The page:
Beating back pain

Back pain has been part of my life for the last 20 years. When I was 15 I fell from a horse whilst jumping and hurt my back (I had taken my body protector off because I was too hot). Since that day I had suffered with back and neck pain.I attribute the accident to the cause as I don’t recall having a problem before that day. Over the years I have had physio, seen chiropractors, osteopaths etc but mostly I just live with it.There are things that aggravate it:

  • sitting down – which is why I try not to
  • breastfeeding
  • giving birth
  • carrying children
  • driving

Things that help it:

  • hot baths
  • exercise
  • massage

I’ve not fallen out with horses though!
Some days it is worse than others but it ALWAYS feels better after exercise. The worst thing for me is being sat still.

It is estimated that 80% of UK adults will experience back pain within their lifetime and the affliction has widespread social repercussions, including social isolation, withdrawal and damaged relationships.
Lower back pain is the number one cause of disability worldwide and costs the UK economy over £6 billion, yet alarmingly in the UK 90% of sufferers stop GP consultations after just 3 months despite three in four still suffering pain and disability one year later. These findings suggest millions of long term back pain sufferers feel limited help is available, and are struggling on in silence. 

Most people’s long term lower back pain is described as ‘non specific’, this occurs when the pain doesn’t arise from any particular medical condition, for example a known disease, fracture, malignancy or slipped disc etc, but from the structures of the back. It is usually triggered by how we use and look after our backs, and many common lifestyle practices can exacerbate the problem.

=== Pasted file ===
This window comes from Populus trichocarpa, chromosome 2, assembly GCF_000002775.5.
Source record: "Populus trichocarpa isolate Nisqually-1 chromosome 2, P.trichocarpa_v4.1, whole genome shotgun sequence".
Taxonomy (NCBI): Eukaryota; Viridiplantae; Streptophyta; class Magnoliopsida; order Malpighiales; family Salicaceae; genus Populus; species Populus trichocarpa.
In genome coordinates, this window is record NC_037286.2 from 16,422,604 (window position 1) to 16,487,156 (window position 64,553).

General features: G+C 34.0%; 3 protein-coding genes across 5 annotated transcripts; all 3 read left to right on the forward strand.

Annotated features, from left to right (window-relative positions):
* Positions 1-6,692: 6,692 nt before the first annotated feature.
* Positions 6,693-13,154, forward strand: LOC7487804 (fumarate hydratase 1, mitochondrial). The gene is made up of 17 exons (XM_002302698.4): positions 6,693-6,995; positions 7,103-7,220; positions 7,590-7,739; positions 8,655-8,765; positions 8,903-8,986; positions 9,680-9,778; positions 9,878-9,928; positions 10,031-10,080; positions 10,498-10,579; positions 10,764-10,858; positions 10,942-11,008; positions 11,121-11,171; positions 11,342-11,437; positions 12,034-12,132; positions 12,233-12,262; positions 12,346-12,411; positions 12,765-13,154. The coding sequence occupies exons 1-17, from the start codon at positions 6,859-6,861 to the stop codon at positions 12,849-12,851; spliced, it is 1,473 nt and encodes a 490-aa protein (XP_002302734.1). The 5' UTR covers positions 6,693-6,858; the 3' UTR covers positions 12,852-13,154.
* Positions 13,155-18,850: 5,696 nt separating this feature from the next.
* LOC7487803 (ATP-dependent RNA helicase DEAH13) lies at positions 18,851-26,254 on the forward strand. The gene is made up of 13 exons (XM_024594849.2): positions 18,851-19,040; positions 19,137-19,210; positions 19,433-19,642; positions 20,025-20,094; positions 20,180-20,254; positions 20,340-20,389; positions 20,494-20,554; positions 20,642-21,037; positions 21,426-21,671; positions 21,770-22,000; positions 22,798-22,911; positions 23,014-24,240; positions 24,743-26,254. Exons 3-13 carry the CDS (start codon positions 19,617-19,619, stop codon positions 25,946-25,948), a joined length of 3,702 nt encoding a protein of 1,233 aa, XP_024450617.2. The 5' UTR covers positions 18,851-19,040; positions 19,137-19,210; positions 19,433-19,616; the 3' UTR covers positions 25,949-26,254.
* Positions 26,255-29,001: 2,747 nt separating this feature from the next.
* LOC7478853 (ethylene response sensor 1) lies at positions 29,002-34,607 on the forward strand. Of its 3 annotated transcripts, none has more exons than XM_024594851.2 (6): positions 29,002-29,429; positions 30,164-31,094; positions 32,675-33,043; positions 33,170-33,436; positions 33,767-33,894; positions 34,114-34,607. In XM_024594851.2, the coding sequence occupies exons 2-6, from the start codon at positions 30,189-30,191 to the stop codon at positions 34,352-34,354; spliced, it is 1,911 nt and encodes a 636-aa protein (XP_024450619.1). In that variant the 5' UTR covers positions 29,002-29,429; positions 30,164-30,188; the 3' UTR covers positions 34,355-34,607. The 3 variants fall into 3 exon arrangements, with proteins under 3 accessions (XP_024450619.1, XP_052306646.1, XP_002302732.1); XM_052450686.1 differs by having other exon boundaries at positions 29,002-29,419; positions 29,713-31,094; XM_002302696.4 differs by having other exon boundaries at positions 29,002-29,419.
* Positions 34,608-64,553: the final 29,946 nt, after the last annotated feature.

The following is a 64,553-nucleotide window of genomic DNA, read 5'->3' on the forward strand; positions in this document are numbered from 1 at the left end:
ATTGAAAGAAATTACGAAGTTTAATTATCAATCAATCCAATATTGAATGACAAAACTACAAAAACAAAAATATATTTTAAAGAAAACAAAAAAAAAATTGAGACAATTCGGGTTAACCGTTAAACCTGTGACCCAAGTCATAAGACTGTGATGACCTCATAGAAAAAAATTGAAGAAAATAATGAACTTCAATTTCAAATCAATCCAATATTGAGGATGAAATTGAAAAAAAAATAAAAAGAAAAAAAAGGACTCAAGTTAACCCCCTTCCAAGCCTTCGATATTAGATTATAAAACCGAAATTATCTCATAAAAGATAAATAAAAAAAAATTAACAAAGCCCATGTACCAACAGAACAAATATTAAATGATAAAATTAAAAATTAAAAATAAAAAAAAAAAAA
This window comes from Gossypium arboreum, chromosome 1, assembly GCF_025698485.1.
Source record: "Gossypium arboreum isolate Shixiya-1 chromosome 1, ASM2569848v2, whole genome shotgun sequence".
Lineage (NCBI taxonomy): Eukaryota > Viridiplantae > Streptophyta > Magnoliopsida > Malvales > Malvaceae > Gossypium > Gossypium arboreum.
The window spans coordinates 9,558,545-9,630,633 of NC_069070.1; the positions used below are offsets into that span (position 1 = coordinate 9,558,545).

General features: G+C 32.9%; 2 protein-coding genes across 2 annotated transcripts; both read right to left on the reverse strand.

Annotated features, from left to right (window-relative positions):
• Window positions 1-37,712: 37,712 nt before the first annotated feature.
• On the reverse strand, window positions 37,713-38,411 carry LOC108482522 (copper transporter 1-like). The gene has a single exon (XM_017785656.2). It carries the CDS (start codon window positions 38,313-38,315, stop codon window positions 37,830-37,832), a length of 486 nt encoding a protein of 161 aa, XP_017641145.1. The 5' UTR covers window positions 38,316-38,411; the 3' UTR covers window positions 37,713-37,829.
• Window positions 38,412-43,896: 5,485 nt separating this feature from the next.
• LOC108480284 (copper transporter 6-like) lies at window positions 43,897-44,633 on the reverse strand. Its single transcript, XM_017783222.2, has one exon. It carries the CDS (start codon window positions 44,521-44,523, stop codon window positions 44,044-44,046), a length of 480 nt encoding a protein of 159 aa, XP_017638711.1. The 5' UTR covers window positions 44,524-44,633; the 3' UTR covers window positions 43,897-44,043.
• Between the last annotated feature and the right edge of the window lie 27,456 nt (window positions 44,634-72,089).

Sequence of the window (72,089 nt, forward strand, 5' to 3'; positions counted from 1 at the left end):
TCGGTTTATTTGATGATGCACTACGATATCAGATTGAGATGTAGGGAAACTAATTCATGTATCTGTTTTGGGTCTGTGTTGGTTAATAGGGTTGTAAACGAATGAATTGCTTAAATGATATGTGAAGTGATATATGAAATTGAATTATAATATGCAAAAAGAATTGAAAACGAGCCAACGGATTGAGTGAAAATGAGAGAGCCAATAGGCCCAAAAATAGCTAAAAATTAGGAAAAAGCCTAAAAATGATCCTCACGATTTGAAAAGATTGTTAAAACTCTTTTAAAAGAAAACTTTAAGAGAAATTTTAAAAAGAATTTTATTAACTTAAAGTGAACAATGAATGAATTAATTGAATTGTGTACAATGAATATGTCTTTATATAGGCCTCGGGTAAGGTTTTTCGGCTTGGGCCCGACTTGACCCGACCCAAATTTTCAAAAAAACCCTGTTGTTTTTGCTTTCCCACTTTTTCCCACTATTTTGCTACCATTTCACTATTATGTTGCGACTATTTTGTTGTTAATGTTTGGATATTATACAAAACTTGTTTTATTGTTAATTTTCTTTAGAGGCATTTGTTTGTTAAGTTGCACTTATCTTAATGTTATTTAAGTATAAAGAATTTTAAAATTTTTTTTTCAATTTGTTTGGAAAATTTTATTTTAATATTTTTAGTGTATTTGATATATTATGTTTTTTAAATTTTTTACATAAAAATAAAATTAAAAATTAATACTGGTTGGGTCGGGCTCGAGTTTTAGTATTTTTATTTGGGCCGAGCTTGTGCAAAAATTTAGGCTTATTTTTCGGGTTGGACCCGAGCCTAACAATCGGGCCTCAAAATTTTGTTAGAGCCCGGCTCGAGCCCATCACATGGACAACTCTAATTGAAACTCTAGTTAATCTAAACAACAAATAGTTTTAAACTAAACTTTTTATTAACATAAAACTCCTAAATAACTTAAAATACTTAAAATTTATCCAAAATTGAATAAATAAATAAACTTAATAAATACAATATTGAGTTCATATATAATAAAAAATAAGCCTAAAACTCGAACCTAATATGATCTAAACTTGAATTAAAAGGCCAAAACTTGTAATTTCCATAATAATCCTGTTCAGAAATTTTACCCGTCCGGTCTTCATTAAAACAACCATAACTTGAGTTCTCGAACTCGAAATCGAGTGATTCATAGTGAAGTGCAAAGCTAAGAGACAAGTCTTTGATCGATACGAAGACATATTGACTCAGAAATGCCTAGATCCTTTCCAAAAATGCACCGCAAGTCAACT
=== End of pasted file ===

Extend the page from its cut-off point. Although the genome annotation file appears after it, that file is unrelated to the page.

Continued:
Sound familiar to anyone?

Chiropractor Dr Steven Geanopulos gives advice on how to help alleviate this form of long term back pain, here are some tips:

Keep Moving
Lack of regular movement can contribute to issues with the spine and degeneration of spinal joints, so physical activity in the form of regular exercise is essential to care for the back. Controlled movement of the spine can also help those suffering from long term non specific lower back pain; a new study suggests that a device called Kyrobak ( -which delivers a unique combination of Continuous Passive Motion (CPM) and Oscillation Therapy (OT) – significantly reduced pain scores in long term non specific lower back pain sufferers after just 10 minutes of use per day for 3 weeks. 

Prolonged stress can lead to exacerbations of pain due to the release of the hormone cortisol and increases in muscle tension. Mental stresses are often best dealt with by addressing state of mind, and meditation – or simply periods of quiet reflection- can help with this. Engaging in activities such as yoga and Pilates which have been shown to help with stress and anxiety are also positive steps to take.  

Watch your weight
Ongoing poor nutritional choices and carrying excess weight can damage health long term, and contribute to exacerbations of inflammation and lower back pain. Maintaining a healthy weight is therefore key. Opting for a  nutritious, well balanced diet and eating  small, healthy meals and snacks on a regular basis can mean you are less likely to let extreme hunger dictate what you eat, helping to avoid the high calorie, high sugar options which lead to weight gain.

How do you beat back pain?

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